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SQL Server Authentication With Metasploit and MITM

While exploring the depths of Metasploit capture modules, I came across auxiliary/server/capture/mssql which can be found here. The module can be used to capture Microsoft SQL Server logon credentials if a user or client authenticates with the module. What caught my attention is just how effective this module can be in retrieving plain text credentials.

First a bit of background on SQL server authentication. Usually authentication is done using one of two methods, SQL Server Authentication or Windows Authentication. Windows Authentication allows you to access SQL Server using existing Windows credentials (such as local windows users or domain users), whereas SQL Server Authentication requires user credentials to be added and managed on SQL server directly. The specifics of each authentication method are out of this scope for this post, but today we will be focusing on a SQL Server Authentication weaknesses that this metasploit module exploits.

First looking through the source of capture/mssql, we come across this Ruby method:

def mssql_tds_decrypt(pass)   
    Rex::Text.to_ascii(pass.unpack("C*").map {|c| ((( c ^ 0xa5 ) & 0x0F) > 4) }.pack("C*"))

That single word, ‘decode’ should send shivers down any security researchers spine. So what is actually happening here? Well each character of the password goes through the following process:

  1. Each nibble of the byte is XOR’ed with 0xa5, and then swapped
  2. That’s it…

After a bit of searching we come across CVE-2002-1872 which confirms that the vulnerability affects SQL Server up to and including SQL Server 2000. So as long as we have a version of SQL Server Management Studio to communicate with a server version later than SQL Server 2000, we’re OK right? Wrong… lets look at another method in the module:

def on_client_data(c):
  # no errors, and the packet was a prelogin
  # if we just close the connection here, it seems that the client:
  # SQL Server Management Studio 2008R2, falls back to the weaker encoded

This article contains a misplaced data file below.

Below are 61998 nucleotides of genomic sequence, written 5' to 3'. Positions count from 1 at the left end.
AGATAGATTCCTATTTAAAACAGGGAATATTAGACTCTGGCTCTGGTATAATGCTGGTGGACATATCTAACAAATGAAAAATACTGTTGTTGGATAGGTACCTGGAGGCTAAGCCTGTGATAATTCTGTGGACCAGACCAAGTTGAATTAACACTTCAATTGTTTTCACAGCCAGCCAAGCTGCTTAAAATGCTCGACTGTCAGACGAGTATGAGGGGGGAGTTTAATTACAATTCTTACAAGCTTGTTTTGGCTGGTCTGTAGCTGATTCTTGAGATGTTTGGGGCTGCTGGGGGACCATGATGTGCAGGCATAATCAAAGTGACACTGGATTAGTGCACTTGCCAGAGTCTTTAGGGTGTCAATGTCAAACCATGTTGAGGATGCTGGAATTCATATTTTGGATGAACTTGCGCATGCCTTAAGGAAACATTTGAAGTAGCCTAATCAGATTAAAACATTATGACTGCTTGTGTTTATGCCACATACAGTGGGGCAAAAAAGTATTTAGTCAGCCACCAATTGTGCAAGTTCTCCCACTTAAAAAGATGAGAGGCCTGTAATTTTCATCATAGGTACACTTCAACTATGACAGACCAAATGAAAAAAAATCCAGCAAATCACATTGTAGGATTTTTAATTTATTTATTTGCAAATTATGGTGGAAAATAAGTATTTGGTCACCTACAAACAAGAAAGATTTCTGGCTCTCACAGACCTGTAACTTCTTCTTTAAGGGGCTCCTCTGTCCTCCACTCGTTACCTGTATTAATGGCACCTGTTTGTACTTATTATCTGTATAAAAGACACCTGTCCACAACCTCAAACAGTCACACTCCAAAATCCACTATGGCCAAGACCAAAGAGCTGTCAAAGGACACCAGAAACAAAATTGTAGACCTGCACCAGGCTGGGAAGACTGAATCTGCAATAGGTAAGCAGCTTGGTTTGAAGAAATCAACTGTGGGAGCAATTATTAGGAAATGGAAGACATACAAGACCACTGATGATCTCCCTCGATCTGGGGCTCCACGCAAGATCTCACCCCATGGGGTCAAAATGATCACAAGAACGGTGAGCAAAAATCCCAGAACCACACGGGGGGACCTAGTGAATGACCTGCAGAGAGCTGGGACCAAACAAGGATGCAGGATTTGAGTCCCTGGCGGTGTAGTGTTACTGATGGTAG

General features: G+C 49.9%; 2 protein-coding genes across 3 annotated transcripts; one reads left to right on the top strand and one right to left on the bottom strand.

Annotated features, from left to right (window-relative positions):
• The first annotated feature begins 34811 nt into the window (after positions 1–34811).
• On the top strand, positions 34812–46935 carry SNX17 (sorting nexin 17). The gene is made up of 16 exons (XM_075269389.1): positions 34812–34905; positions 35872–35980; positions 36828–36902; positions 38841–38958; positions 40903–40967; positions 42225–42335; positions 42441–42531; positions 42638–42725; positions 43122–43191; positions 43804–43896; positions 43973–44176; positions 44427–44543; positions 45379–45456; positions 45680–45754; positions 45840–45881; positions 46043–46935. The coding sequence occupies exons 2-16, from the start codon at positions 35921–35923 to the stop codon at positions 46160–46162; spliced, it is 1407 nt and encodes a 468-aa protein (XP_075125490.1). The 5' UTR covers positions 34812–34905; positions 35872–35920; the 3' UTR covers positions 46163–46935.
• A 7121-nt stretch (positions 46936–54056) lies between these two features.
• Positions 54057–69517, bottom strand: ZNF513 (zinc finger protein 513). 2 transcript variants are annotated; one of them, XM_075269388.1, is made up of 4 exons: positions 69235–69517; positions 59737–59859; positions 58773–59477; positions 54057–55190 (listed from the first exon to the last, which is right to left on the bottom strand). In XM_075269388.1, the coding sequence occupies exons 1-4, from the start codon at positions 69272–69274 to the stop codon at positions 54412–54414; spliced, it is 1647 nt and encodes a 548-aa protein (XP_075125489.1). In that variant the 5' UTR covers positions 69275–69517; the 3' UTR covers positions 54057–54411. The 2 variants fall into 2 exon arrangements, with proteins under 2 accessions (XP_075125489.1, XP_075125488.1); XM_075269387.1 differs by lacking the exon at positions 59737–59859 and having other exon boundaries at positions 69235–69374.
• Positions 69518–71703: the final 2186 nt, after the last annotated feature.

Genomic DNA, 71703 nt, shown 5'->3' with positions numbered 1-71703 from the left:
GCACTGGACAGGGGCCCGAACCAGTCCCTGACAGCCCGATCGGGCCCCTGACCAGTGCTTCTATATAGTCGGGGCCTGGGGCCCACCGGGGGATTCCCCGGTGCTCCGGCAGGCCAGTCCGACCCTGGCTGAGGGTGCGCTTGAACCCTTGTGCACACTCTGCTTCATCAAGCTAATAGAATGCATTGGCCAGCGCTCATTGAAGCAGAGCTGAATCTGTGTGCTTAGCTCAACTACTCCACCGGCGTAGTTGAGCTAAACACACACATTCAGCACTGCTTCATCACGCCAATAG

# password authentication.

So it seems that SQL Server Management Studio 2008 r2 will fall back to the vulnerable SQL Server 2000 authentication method if required, which combined with the above decoding method means that passwords can be retrieved in plain text when SQL Authentication is used. Simple as that!

So now we have the vulnerability, but how do we get our user to authenticate against our metasploit module? Well that’s where good old social engineering comes into play. Lets imagine asking our DBA “hey, we’ve just spotted this SQL server on the network which we want to check for [Insert Generic Reason Here], any chance you could see if you have access?”. There is no way he/she is going to pass up this opportunity to be helpful right? OK I know, your team are all savvy with security practices and wouldn’t fall for such a obvious social engineering attempt, so what else can we do? Well we could use a MITM attack to put ourselves between the client and the server and force traffic to our metasploit module.

We are going to use Kali Linux to do this, but the tools we use are available for most Linux distributions. First we need to enable IP forwarding to ensure that we are forwarding traffic being passed to us:

echo 1 > /proc/sys/net/ipv4/ip_forward

Next we start our MITM arp spoofing attempt between out client and SQL server:

arpspoof -i eth0 -t [sql server address] [client address]
arpspoof -i eth0 -t [client address] [sql server address]

We kick off our metasploit module:

use auxiliary/server/capture/mssql
set SRVPORT 1433

And finally we use iptables to add a NAT rule redirecting traffic attempting to reach port 1433 (MSSQL) to our metasploit module running on localhost:

iptables -t nat -A PREROUTING -p tcp -d [sql server address] —dport 1433 -j REDIRECT —to-ports 1433

Now each time the victim tries to authenticate to SQL Server with SQL Server Authentication using SQL Management Studio, their traffic will be redirected to our metasplot module:

Nice! It’s worth noting that SQL Management Studio will be told that authentication has failed with the server, so caution needs to be used when testing this:

So now that we have a way to capture SSMS credentials, let’s consider another common source of SQL Server traffic, a web application. More specifically a ASP.NET web application. In this scenario we have a .NET application attempting to communicate with SQL Server using SqlConnection to make the connection between the web server and SQL Server using SQL Authentication. Does the same issue occur?

Our test client is pretty basic, we use a SqlConnection with a connection string containing our authentication details (the test code used can be found on github here). Again we start up Kali and use the above configuration to MITM traffic between us and the web application. What happens when the .NET application tries to connect to SQL Server?

That’s right, .NET SqlConnection also suffers from the same backwards compatibility issue as SQL Management Studio, authentication will fall back to SQL Server 2000 authentication mode with its switch nibble and XOR encoding.